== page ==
...for the first time in my life I saw the truth as it is set into song by so many poets, proclaimed as the final wisdom by so many thinkers. The truth — that love is the ultimate and the highest goal to which man can aspire. Then I grasped the meaning of the greatest secret that human poetry and human thought and belief have to impart: The salvation of man is through love and in love. I understood how a man who has nothing left in this world still knows bliss, be it only for a brief moment, in the contemplation of his beloved.
Tears came to his eyes and I tried to comfort him. Then there was something else to do — to make my will: “Listen, Otto, if I don’t get back home to my wife, and if you should see her again, then tell her that I talked of her daily, hourly. You remember. Secondly, I have loved her more than anyone. Thirdly, the short time I have been married to her outweighs everything, even all we have gone through here.”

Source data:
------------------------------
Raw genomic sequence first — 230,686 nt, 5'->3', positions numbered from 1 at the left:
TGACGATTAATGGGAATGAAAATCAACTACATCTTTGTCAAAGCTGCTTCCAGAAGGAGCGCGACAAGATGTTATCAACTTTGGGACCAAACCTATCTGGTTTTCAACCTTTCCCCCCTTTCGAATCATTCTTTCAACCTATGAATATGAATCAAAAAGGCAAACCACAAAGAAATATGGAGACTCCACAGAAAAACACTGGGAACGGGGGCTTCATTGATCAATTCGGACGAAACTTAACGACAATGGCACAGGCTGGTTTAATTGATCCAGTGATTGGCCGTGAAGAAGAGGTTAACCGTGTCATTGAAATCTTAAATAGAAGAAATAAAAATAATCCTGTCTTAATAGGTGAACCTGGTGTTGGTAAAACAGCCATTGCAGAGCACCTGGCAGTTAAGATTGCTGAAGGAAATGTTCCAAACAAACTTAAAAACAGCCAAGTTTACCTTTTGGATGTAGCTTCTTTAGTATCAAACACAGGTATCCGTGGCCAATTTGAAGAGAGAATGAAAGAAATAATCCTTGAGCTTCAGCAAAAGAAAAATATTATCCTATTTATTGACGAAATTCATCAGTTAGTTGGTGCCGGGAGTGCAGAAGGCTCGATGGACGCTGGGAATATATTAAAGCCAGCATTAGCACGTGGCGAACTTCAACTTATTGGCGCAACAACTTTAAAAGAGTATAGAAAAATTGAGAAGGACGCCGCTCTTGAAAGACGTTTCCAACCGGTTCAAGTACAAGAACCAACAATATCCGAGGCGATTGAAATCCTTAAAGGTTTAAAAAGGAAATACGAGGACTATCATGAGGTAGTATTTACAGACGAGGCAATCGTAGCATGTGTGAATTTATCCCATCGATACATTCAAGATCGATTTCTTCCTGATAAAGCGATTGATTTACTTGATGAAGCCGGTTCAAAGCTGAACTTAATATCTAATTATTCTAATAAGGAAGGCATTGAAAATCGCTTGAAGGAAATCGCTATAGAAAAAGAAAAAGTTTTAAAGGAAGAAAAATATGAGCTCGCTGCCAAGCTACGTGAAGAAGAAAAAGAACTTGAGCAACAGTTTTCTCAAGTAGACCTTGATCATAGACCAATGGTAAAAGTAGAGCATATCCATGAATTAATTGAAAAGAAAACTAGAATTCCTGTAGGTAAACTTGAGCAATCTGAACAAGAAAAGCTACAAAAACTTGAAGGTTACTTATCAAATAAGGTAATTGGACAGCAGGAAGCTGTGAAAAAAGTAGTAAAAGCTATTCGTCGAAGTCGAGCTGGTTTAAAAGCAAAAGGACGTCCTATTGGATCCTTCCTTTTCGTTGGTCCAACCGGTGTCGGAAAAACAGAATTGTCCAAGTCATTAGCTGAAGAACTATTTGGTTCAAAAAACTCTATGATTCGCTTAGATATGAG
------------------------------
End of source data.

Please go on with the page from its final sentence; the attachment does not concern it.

We who lived in the concentration camps can remember the men who walked through the huts comforting others, giving away their last piece of bread. They may have been few in number, but they offer sufficient proof that everything can be taken from a man but one thing: the last of the human freedoms — to choose one's attitude in any given set of circumstances, to choose one's own way.
...we could say that most men in a concentration camp believed that the real opportunities of life had passed. Yet, in reality, there was an opportunity and a challenge. One could make a victory of those experiences, turning life into an inner triumph, or one could ignore the challenge and simply vegetate, as did a majority of the prisoners.